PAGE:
The Future’s a Raspberry Pi

Posted on 03. Sep, 2012 by in Digital Marketing



The future is a Raspberry Pi
Image from Manifest Vegan‘s Flickr account

When I first moved into online marketing the digital industry was a very different place. Websites were still built in tables, Apps were what you got from the Post Office and loading a website on a mobile phone was the digital equivalent of watching a washing machine do its business.

Since then, things have changed considerably – the incredible rise of the smart phone, websites built in wonderful HTML5 and CSS3, Google starting to get its house in order via an army of penguins and pandas, and so much more.

And at the very heart of these amazing changes have been a load of talented code savvy men and women. Their work has had a deep impact on the world changing how we consume information, interact with the internet and communicate with each other.

But their skills are like oil: there’s massive demand but limited resource. If the digital industry is to maintain its rapid evolution and growth then a brand new generation of digital experts are needed. It’s our pubescent, hormone crazed youth that will help to shape and define where our industry goes in the decades to come – not us.

But given that the software and technology needed to get into development is so expensive how do you inspire and encourage a new generation of children to engage with technology, if they can’t afford to buy it? The answer might be in a Raspberry Pi.

Raspberry Pi

The Raspberry Pi computer
Image from Raspberry Pi

Put simply, the Raspberry Pi is a tiny and cheap computer for kids. For merely $25 you’ll receive a credit-card sized computer readily installed with the minimal but powerful operating system Linux, and an ability to hook into a TV and keyword.

It was created with the intention of providing children with a highly affordable, accessible and programmable computer that they can buy, learn to programme on, adapt and even break, without feeling restricted by price or fear of an angry parent. By destroying the paradigm of spending hundreds of pounds on a computer to become a member of the digital age, they hope to install creativity, enthusiasm and experience into a new generation of talented programmers.

And what’s exciting about the Raspberry Pi is that kids are already buying them and using them to make incredible devices like robotic arms, robot rovers and even night vision.

A 7-year old has already written three computer games using his Raspberry Pi!

The Raspberry Pi may be the tool for kids to learn code but who’s motivating them to pursue it as their dream job?

Digital literacy

Information and Communications Technology (ICT) has been an outdated and dull school subject for decades. With a heavy focus on learning how software works rather than how they are built, ICT has become as useful to the digital industry as a water pistol in a sword fight. So, it was no surprise to hear that the British government has suspended it from its National Curriculum until September 2014, with teachers given free license on how and what to teach.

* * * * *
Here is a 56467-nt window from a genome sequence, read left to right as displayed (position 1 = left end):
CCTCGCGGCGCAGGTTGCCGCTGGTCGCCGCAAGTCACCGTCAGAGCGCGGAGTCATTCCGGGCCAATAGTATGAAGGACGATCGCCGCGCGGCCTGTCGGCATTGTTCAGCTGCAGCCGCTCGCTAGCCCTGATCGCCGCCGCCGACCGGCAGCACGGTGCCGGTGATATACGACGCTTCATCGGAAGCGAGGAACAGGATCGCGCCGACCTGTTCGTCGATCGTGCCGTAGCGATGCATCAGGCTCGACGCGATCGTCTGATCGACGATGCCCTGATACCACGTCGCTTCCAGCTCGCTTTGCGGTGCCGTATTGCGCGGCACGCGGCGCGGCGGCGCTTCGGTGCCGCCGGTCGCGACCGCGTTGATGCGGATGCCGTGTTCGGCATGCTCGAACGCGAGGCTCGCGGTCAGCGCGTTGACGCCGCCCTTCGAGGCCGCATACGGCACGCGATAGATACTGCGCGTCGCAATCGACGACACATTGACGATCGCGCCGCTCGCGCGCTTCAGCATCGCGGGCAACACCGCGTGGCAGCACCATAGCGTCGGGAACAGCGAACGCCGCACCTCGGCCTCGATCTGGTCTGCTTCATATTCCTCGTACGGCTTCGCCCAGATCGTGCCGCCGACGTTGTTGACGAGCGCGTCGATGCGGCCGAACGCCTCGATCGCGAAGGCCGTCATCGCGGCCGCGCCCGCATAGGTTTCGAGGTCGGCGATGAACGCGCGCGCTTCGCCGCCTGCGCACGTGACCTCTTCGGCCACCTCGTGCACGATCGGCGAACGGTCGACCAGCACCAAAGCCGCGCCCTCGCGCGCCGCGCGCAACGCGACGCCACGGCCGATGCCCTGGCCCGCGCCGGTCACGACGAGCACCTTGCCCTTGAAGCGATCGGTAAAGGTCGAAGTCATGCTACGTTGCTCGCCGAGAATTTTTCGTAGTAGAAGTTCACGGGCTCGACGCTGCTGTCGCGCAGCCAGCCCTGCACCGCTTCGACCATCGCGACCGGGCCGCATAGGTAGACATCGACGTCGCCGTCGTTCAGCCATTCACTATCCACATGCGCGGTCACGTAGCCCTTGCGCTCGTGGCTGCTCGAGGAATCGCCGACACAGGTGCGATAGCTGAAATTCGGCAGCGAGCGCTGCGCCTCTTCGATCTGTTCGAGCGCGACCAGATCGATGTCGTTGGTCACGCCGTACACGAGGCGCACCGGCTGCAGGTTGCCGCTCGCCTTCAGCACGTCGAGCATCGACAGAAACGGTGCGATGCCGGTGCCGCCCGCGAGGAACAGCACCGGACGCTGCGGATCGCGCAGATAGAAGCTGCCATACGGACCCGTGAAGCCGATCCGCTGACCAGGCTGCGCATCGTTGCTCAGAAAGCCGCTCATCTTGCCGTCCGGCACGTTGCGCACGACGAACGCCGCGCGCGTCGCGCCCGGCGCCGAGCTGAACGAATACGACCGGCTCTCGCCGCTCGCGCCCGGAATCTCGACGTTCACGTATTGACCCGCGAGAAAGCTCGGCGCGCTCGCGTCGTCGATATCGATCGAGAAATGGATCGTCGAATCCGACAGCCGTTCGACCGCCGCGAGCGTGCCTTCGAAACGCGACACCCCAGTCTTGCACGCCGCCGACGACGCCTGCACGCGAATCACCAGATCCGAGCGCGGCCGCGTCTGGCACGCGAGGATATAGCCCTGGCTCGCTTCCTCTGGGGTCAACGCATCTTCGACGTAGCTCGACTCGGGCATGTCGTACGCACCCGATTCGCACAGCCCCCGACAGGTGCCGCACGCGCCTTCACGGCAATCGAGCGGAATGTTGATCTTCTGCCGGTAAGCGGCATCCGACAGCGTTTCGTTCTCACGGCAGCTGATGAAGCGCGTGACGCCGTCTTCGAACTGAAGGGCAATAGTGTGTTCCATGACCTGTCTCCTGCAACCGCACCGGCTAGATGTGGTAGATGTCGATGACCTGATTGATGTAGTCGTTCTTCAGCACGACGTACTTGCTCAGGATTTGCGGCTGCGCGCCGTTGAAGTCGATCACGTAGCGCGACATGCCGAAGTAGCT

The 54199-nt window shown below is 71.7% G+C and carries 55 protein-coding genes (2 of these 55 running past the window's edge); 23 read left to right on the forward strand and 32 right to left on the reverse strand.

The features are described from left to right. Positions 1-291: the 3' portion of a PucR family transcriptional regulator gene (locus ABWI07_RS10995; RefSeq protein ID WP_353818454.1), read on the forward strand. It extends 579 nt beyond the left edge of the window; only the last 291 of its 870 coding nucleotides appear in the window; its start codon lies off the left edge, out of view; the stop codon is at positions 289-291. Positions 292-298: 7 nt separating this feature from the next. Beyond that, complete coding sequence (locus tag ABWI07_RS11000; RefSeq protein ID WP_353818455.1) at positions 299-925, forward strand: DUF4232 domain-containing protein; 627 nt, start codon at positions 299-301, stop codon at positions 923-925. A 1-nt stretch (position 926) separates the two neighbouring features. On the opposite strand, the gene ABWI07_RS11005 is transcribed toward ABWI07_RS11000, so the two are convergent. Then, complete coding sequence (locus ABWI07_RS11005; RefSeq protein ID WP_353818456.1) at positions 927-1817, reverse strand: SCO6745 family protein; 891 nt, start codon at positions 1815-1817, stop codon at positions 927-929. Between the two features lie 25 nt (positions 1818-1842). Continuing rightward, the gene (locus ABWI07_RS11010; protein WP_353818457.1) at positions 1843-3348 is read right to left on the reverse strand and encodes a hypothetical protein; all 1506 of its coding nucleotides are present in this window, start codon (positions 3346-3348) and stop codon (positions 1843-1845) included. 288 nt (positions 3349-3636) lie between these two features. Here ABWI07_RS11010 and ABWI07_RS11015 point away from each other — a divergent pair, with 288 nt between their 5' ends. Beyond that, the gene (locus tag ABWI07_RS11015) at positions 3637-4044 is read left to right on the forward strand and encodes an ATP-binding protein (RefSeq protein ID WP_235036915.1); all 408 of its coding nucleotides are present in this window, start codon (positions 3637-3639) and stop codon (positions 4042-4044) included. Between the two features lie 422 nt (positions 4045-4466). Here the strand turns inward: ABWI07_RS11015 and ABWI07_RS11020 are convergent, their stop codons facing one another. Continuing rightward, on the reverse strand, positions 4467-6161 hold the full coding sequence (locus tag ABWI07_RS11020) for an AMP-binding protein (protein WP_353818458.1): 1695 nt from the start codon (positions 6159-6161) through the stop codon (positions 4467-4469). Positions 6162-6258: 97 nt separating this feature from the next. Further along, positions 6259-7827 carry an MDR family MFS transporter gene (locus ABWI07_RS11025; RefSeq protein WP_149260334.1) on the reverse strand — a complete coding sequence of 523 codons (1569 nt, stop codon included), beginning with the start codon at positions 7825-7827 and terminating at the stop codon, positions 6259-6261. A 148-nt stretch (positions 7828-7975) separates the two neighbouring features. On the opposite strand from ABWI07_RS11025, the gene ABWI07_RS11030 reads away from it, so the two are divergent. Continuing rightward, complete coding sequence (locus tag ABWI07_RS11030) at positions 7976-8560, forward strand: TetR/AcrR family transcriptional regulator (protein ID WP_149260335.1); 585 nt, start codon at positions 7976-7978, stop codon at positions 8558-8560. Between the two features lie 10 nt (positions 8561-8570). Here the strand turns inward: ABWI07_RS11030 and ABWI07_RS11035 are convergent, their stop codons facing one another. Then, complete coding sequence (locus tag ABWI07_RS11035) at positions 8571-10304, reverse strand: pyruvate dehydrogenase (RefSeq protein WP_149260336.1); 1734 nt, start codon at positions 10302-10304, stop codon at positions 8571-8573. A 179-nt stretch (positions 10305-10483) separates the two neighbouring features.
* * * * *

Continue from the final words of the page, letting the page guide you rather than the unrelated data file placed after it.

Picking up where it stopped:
But if our industry is to keep moving forward, children must learn how software is developed in order to inspire and encourage. With no government sponsored guidelines available and many teachers ill equipped to pass on the skills needed, it’s a potentially bleak situation – until now.

A digital literacy campaign championed by the Guardian and supported by Google, has led to a number of experienced developers volunteering their time to teach. And one example of this digital philanthropy in practice is the coding event for young people: Young Rewired State.

Young Rewired State

Young Rewired State is an annual hack fest for developers and designers aged 18 and under. Code savvy children are given a subject, a challenge, open source data to work with and support from experienced developers. They then code, engineer, make and break for a day building their own prototype solutions and ideas. There are prizes for the best ones.

What is important about Young Rewired State is that children are given an opportunity to plunge themselves into the digital world, flexing their development creativity at a time when ICT’s role in education is in a state of decay. It installs confidence and knowledge in children that will help them to grow their skills and talent further.

With a UK digital industry thirsty for new talent but computer programming in education nowhere to be seen, affordable and adaptable technology like the Raspberry Pi, events like Young Rewired State and the time of experienced developers to teach will be crucial if our industry is to maintain its rapid growth.

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